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Jesus Creed

Dear Matt,
Your question is being asked in all sorts of ways.

Myself and some friends are attempting to ask questions and eventually act on the homeless situation in downtown [city]. But as we’ve been discussing it, there are a few questions that we feel that we need to tackle so we can all be on the same page. Here it is: “What is our intention in simply desiring to fight systemic injustice? Should we do this with the intention of some larger plan of salvation for those we are trying to help? Or should we simply do it with no agenda just because systemic injustice is wrong?”

I find folks usually ask this question because they’ve seen so many Christians do things with secondary motives — instead of helping the poor out of love for the poor, they help in order to get a chance to hand them a tract; instead of fighting against injustice in Darfur because injustice is wrong, they hope they’ll get a chance to share the gospel; instead of mowing their neighbors’ lawn because their neighbor is out of town this weekend, they do this so they’ll get a chance to take them to church.
First motive: evangelism; secondary and apparent motive: helping out. Some see through the thin skin of that secondary motive and think they’ve been used or had.
There are two possibilities here as I see them: either one does everything for a chance to evangelize or one sees all acts of kindness “a new kind of evangelism” or “the goodness of the gospel itself.” Let’s add a third: do all things with the hope that one can evangelize but waiting patiently for that chance. Let me suggest something and it comes from this Christian conviction: God redeems in Christ and our vocation is to live in that story of Jesus by performance and proclamation.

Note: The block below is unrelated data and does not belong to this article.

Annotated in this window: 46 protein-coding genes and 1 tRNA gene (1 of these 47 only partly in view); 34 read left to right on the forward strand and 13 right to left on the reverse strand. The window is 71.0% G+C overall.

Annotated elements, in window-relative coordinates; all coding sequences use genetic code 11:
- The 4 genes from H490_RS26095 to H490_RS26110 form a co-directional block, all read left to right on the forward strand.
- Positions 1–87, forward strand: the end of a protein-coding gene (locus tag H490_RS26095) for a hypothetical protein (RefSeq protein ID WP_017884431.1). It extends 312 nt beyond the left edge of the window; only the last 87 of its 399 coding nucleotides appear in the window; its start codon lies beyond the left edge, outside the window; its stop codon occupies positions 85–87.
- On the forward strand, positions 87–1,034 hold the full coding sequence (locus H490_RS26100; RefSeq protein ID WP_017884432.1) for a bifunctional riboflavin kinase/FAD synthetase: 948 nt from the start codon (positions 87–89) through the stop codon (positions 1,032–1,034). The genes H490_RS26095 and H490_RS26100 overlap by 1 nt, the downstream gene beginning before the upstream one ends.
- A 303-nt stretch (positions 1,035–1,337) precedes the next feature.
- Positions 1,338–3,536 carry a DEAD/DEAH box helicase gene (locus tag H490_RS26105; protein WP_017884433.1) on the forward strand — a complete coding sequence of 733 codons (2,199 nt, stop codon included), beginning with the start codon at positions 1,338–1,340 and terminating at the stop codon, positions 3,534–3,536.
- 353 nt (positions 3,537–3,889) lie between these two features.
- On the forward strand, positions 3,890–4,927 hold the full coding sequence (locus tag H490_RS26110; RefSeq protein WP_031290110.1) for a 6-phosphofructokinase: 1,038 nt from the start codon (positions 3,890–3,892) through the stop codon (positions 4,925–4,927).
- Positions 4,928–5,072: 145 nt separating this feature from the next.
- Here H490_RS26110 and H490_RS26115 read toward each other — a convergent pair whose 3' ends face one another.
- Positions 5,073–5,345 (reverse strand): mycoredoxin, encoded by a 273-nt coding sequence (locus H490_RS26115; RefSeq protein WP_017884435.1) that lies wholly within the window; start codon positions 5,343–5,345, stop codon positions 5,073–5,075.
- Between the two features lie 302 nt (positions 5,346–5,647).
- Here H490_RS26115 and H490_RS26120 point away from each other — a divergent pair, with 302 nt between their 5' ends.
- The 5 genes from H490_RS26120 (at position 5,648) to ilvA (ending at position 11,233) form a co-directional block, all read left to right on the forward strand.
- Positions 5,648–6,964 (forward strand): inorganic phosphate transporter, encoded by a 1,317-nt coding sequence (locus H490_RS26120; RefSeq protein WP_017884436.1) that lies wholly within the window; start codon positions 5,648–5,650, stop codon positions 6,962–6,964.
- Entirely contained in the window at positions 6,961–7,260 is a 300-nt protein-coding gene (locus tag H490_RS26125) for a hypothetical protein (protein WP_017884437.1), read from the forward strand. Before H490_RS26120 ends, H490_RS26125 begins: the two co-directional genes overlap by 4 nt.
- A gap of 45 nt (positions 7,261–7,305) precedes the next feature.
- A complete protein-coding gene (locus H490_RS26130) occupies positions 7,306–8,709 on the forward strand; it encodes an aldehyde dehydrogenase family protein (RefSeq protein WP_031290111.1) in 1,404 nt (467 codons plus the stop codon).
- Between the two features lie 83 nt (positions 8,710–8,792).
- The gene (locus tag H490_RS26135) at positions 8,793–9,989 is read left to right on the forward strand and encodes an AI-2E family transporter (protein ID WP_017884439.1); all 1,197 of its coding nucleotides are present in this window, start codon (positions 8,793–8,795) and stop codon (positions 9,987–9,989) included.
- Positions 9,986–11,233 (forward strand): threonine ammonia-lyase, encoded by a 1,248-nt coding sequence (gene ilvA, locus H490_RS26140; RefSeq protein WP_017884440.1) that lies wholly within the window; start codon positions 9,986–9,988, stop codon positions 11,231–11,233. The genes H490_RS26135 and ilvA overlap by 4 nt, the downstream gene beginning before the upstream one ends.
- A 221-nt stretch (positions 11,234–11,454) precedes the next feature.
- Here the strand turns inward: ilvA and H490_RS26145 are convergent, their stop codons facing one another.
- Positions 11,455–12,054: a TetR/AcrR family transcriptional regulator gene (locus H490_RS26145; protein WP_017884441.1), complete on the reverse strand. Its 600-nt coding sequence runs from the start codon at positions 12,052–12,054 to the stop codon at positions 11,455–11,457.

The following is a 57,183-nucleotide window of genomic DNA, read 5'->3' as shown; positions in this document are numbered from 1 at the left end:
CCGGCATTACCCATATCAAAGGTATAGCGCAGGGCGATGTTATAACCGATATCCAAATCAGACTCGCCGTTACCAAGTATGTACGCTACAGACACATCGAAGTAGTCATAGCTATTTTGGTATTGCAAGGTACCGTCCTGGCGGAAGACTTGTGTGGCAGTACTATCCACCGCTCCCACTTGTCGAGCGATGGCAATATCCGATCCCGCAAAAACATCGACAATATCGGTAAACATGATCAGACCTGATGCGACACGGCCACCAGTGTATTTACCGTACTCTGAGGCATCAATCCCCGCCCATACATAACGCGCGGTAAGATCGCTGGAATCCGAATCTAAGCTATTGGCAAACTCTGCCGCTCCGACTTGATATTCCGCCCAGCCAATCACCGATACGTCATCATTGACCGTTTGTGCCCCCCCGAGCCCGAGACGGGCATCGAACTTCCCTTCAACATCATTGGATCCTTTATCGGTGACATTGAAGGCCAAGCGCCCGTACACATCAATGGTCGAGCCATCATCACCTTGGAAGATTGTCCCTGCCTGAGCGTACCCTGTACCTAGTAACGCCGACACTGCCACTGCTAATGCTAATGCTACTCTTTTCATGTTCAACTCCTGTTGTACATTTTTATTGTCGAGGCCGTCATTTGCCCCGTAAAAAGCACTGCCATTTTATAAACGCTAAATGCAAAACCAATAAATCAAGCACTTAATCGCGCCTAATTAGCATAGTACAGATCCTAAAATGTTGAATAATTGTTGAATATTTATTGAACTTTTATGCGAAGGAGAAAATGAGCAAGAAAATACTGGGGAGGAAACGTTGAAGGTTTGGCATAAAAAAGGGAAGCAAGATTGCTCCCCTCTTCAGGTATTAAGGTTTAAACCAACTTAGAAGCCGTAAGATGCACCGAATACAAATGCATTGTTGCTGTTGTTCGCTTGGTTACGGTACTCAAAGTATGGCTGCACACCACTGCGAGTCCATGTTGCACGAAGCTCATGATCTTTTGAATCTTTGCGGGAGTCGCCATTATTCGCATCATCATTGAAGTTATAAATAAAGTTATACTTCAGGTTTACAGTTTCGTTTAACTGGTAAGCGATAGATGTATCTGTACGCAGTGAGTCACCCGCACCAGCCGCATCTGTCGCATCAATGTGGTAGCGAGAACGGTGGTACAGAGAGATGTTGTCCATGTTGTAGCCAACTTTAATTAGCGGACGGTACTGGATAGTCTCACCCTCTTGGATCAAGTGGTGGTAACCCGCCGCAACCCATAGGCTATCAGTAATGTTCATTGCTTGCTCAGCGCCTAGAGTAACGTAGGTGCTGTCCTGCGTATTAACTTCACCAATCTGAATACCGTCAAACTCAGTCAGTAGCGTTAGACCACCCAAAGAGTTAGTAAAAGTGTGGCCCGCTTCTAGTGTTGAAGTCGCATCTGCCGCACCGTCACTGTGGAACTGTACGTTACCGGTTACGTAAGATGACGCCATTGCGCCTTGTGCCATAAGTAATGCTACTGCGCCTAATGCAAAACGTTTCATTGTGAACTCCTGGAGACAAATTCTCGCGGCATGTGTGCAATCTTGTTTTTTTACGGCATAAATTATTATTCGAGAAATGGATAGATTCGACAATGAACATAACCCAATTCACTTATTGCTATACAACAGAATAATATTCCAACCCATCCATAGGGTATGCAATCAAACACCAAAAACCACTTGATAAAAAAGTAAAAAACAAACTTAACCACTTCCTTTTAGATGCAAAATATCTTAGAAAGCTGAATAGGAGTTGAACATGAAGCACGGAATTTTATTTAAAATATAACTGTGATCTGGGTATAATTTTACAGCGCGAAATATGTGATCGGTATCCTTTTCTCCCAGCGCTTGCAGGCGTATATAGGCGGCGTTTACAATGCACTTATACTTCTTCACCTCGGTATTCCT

Matt, here’s a fundamental reality for all Christians: everything we do is to be done in the name of Jesus; there is nothing we do apart from the name of Jesus. We don’t do things “in the name of the USA” or “in the name of the US Constitution” or “in the name of the State of California.” Those motives are idolatrous for us.
What is justice but what is right in God’s eyes — and that means that everything done that is right — helping the poor, fighting against the injustice in Darfur, or helping a neighbor — is “gospel work” or is work done “in the name of Jesus.” One need not be “evangelizing verbally” in every situation to be “evangelizing in the name of Jesus.”
Sometimes we brush by folks with goodness and they say, “That was the love of God.” Othertimes we get to sit down with others and tell our story and the story of Jesus. But, whether we just brush by someone or whether we tell them our story, we know who we are and that shapes everything we do and are.
Blessings,
Scot

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